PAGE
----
The New Mutants is — and I am not entirely believing the words even as I type them — in theaters now. After years of delays, production woes, and a gigantic corporate merger that reportedly took so long that by the time it was completed the cast of teen actors had aged so much that reshoots became impossible, you can now see the film in theaters. After all that, The New Mutants is now one of the very first pictures back in multiplexes that are reopening around the country after a long coronavirus-related closure.

Note I said you can see it and not should see it in theaters. Personally, I’m not going until there’s a way to see it safely, probably at the drive-in. (The one by me sold out opening night in a matter of minutes, which might bode well for New Mutants’ box office chances.) Disney, which acquired the film when they merged with 20th Century Fox, didn’t make The New Mutants available to critics in any form prior to its release, which is never a good sign. And so far, the critics who were able to see it don’t have much good to say.

A couple of early reviews are mixed to positive, citing the film’s strong cast and its adaptation of some very good Marvel comics. The rest, though, say this is among the worst X-Men movies ever — and its current Rotten Tomatoes score of 25 percent ranks close to the bottom of the franchise. Dark Phoenix is still technically the worst reviewed X-Men, with a 22 percent, but that could change very quickly as more New Mutants reviews come in.

Here’s a sampling of the reviews so far:

Jordan Mintzer, The Hollywood Reporter:

Since it was made three years ago, The New Mutants already feels like it belongs in another, perhaps more innocent, epoch.

Chris Bumbray, JoBlo

New Mutants couldn’t have gone to streaming. The brutal fact is no one would have wanted to sit through it.

Brian Orndorf, Blu-ray.com:

[Boone’s] painfully ill-equipped to handle the genre demands of “The New Mutants,” which ends up becoming 75% exposition and 25% underwhelming action.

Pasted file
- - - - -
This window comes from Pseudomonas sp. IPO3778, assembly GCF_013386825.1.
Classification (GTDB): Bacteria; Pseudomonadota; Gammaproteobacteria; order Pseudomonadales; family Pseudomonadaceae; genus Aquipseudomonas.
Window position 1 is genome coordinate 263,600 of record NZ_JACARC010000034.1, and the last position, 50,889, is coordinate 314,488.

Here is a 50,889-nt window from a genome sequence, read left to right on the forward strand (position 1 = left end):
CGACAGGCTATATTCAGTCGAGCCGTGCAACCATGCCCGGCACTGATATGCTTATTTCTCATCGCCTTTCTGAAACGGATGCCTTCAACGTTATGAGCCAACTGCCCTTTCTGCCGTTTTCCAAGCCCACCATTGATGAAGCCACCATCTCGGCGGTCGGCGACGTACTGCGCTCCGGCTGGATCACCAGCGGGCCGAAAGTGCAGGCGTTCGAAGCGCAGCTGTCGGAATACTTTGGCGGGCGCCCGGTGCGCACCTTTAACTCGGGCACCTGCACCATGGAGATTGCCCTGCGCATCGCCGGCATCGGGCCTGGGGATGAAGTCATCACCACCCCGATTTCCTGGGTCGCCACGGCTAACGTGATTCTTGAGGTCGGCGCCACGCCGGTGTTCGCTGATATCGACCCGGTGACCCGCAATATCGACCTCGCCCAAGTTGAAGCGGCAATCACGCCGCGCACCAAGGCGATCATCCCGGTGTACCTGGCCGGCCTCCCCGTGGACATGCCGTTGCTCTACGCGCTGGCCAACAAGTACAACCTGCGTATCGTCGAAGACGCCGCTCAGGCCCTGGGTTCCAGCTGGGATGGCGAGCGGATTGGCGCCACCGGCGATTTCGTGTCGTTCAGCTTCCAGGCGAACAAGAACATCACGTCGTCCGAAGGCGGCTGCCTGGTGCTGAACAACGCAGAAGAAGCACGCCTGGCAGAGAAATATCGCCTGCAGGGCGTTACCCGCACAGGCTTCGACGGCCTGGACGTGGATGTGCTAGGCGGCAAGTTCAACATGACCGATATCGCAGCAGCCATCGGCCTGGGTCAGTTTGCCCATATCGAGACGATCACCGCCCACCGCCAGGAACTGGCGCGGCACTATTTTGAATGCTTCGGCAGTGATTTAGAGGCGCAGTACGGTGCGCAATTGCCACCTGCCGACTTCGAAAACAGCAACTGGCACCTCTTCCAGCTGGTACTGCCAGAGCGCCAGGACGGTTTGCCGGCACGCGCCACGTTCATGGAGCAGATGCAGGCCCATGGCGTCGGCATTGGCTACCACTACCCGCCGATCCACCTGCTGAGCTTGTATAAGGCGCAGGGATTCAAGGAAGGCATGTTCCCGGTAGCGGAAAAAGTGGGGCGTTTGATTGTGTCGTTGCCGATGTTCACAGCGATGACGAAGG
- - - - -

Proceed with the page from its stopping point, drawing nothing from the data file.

Rachel Wagner, Rachel’s Reviews:

 It starts very small and can’t quite bear the weight of its ending. In addition, some of the cinematography and visual effects felt more of the CW variety than a major superhero property. Nevertheless, I still had a good time watching this film!

Hope Madden, Maddwolf:

 It doesn’t really work as an angsty romance, misses the mark as a horror movie and never for a minute feels like a superhero flick.

20th Century

Seth Eelen, into:screens:

An exciting new vision that’s often eerie, sometimes endearing, but most of all faithful to the comics.

Dan Murrell, Dan Murrell Reviews:

A movie from a bygone era when Fox was its own company that didn't quite know what to do with X-Men movies.

Travis Hopson, Punch Drunk Critics:

Boone gets the balance all wrong; the scares aren’t nearly impactful enough and the teen bonding waylaid by embarrassingly clunky dialogue.

Barry Hertz, The Globe and Mail:

Will make you hate the X-Men more than Magneto.

Keith Noakes, Keith Loves Movies:

An incoherent mashup of half-baked and convoluted elements that distract from a property full of a potential.

If the reviews aren’t enticing you, the studio also released a new clip from the film today:

Well, there you have it: The New Mutants. If there’s ever a way to see this movie safely in the near future, I’ll have more to say about it.

Gallery — Every X-Men Movie, Ranked From Worst to Best: